The National Spirituality and Mental Health Forum

promoting spirituality in mental and social health professionals... More

Spirituality Connects Us All

some great engaging text here... More

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Thursday 8th September 2016

Wednesday 14th December 2016

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SPIRITUALITY CONNECTS US ALL

People’s lives can be devastated by poor mental health.  They may be in touch with mental health services or they may not.  In either case our experiences show us that acknowledging one’s spiritual self can be a force for change/good, aiding recovery from debilitating and milder distress.


Spirituality had been part of human activity and experience for more than 70,000 years.  The evidence for this is to be found in the earliest cave drawings many of which can be seen in central and southern France.  It is only in the last 20 years particularly that there has been an extraordinary resurgence of interest, research and education in spirituality.  In the early nineties the number of papers written about nursing and spirituality was in single figures.  In 2009-10 the number had risen to over a hundred – truly phenomenal.


But spirituality and mental health are both very complex.  This website goes some way to illuminating some of these complexities

 

You may use this website to:


UPCOMING EVENTS FOR 2016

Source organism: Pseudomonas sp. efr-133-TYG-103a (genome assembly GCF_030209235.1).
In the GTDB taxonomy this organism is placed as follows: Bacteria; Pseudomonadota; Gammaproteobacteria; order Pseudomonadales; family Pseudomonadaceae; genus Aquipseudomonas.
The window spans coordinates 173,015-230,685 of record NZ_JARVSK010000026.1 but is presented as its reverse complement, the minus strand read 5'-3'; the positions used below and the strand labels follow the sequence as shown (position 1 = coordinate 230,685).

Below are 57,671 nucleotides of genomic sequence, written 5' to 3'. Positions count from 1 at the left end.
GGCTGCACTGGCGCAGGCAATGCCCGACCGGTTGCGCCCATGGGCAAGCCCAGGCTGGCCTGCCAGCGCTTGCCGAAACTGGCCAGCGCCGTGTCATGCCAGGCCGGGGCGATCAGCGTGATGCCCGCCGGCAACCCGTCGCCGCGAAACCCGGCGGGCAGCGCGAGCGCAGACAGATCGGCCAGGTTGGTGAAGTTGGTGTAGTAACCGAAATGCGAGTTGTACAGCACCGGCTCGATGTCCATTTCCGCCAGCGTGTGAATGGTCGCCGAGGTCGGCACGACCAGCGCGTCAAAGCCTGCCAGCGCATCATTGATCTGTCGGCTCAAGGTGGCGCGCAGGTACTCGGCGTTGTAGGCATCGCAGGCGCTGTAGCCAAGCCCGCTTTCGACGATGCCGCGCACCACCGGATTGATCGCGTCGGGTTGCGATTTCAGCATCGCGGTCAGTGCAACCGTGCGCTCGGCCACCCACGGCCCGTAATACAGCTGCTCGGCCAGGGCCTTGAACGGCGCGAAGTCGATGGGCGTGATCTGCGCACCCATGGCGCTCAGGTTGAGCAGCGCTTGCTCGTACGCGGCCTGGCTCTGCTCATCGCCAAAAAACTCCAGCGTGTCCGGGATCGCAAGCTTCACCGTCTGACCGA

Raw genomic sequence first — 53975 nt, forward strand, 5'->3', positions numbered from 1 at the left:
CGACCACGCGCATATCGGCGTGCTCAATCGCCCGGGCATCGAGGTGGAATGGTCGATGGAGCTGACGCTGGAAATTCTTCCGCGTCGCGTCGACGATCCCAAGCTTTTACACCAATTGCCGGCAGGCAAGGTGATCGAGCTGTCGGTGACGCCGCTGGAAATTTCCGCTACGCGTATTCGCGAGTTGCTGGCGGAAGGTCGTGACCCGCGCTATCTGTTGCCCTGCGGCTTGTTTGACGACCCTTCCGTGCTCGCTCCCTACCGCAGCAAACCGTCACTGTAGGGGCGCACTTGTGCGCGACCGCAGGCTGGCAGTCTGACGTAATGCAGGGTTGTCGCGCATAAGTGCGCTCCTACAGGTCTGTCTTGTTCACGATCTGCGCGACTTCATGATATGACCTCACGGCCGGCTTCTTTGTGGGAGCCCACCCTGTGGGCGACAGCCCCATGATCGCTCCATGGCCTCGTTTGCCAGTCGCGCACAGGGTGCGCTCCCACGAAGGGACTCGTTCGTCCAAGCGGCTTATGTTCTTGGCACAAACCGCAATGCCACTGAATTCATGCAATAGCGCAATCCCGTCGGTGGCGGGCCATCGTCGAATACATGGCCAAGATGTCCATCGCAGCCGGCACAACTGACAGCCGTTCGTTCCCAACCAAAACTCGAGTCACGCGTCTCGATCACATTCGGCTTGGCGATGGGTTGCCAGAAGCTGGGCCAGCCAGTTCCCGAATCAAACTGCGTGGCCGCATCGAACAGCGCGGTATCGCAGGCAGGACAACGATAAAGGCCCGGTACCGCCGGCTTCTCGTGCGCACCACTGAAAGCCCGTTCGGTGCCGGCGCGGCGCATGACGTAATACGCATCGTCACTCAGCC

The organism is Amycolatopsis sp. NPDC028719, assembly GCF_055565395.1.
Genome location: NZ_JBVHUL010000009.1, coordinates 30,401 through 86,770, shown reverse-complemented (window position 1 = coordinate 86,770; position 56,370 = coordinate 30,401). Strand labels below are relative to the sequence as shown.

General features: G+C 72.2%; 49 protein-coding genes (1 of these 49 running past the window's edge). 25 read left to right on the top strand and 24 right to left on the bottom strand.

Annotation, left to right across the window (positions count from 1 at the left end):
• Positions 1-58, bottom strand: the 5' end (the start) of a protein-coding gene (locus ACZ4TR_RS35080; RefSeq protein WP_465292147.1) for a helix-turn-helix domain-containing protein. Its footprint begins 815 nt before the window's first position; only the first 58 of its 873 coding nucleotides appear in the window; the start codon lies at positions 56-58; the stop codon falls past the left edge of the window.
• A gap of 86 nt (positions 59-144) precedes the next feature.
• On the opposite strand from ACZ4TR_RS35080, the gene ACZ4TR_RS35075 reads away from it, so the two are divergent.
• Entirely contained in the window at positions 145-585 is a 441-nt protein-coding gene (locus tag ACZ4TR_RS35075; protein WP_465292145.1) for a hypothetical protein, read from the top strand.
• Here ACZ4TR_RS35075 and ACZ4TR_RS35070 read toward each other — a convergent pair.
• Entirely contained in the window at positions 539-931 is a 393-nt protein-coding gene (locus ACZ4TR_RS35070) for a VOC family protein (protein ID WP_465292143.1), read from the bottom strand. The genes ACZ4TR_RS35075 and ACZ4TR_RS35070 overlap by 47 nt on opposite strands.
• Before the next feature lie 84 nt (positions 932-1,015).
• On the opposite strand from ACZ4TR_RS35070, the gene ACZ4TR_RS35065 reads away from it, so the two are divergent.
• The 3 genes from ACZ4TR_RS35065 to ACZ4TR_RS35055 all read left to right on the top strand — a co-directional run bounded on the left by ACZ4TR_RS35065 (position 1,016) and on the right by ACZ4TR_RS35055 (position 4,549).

VOICES FROM DETENTION -

Spirituality, Faith and Trauma...

The experience of immigration detention is often a dehumanising and uncertain process  which adds to the trauma already experienced by...

SEP

08

Essex Unitarians Church, London, W8 4RT

Thurs

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Facilitator: Sr. Margaret Baxter


Final details will be updated here soon

DEC

14

Wed

Facilitator: Gerry Leavey

TBA

Full details will be updated here soon




Speaker: TBA

Essex Unitarian Church, London, W8 4RT

TBA

Final details will be updated here soon






Essex Unitarian Church, London, W8 4RT

LATEST NEWS

We are delighted to announce that the Second Professor Peter Gilbert Memorial Lecture took place on 9th May and was presented by Professor John Swinton who is Professor in Practical Theology and Pastoral Care at the University of Aberdeen.  He is also an honorary Professor of Nursing at the university's Centre for Advanced Studies in Ministry.  The two and a half hour lecture focused on the Naming things properly: re-imagining “mental illness”, "dementia", and other seriously misunderstood experiences.  It explored some of the ways in which we have come to misname the experiences that are associated with certain forms of mental health problem, causing many of us to misinterpret and respond negatively to such experiences.  The lecture offered a spiritual perspective that can effectively help us to re-name such experiences in ways which offer hope and new possibilities.

Read more…